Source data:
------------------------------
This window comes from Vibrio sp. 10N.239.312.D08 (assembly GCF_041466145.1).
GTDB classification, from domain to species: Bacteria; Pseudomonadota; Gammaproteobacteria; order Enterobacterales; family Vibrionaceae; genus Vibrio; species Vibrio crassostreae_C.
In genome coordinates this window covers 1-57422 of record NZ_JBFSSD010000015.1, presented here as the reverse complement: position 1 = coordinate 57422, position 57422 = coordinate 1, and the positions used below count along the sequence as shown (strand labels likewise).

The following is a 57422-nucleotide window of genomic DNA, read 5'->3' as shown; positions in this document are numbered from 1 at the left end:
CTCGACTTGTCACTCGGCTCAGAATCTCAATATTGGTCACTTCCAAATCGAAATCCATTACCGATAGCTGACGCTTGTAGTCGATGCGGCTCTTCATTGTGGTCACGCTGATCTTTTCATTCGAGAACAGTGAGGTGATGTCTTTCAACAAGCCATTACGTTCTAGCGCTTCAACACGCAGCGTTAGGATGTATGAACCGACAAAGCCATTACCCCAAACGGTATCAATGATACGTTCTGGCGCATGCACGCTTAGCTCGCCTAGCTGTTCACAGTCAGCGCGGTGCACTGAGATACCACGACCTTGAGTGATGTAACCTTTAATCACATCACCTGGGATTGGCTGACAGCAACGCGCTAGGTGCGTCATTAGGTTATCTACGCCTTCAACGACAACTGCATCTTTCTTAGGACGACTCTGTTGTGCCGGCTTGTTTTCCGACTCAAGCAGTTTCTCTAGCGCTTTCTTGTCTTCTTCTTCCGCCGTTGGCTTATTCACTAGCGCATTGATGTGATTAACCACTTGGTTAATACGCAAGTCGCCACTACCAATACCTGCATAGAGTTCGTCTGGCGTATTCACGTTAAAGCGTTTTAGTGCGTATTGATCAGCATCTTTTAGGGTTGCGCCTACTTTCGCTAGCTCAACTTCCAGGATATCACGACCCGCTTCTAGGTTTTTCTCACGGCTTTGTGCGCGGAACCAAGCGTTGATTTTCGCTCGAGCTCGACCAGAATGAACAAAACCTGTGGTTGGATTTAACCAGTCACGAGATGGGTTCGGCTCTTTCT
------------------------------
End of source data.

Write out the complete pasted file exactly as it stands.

This window comes from Vibrio sp. 10N.239.312.D08 (assembly GCF_041466145.1).
GTDB classification, from domain to species: Bacteria; Pseudomonadota; Gammaproteobacteria; order Enterobacterales; family Vibrionaceae; genus Vibrio; species Vibrio crassostreae_C.
In genome coordinates this window covers 1-57422 of record NZ_JBFSSD010000015.1, presented here as the reverse complement: position 1 = coordinate 57422, position 57422 = coordinate 1, and the positions used below count along the sequence as shown (strand labels likewise).

The following is a 57422-nucleotide window of genomic DNA, read 5'->3' as shown; positions in this document are numbered from 1 at the left end:
CTCGACTTGTCACTCGGCTCAGAATCTCAATATTGGTCACTTCCAAATCGAAATCCATTACCGATAGCTGACGCTTGTAGTCGATGCGGCTCTTCATTGTGGTCACGCTGATCTTTTCATTCGAGAACAGTGAGGTGATGTCTTTCAACAAGCCATTACGTTCTAGCGCTTCAACACGCAGCGTTAGGATGTATGAACCGACAAAGCCATTACCCCAAACGGTATCAATGATACGTTCTGGCGCATGCACGCTTAGCTCGCCTAGCTGTTCACAGTCAGCGCGGTGCACTGAGATACCACGACCTTGAGTGATGTAACCTTTAATCACATCACCTGGGATTGGCTGACAGCAACGCGCTAGGTGCGTCATTAGGTTATCTACGCCTTCAACGACAACTGCATCTTTCTTAGGACGACTCTGTTGTGCCGGCTTGTTTTCCGACTCAAGCAGTTTCTCTAGCGCTTTCTTGTCTTCTTCTTCCGCCGTTGGCTTATTCACTAGCGCATTGATGTGATTAACCACTTGGTTAATACGCAAGTCGCCACTACCAATACCTGCATAGAGTTCGTCTGGCGTATTCACGTTAAAGCGTTTTAGTGCGTATTGATCAGCATCTTTTAGGGTTGCGCCTACTTTCGCTAGCTCAACTTCCAGGATATCACGACCCGCTTCTAGGTTTTTCTCACGGCTTTGTGCGCGGAACCAAGCGTTGATTTTCGCTCGAGCTCGACCAGAATGAACAAAACCTGTGGTTGGATTTAACCAGTCACGAGATGGGTTCGGCTCTTTCT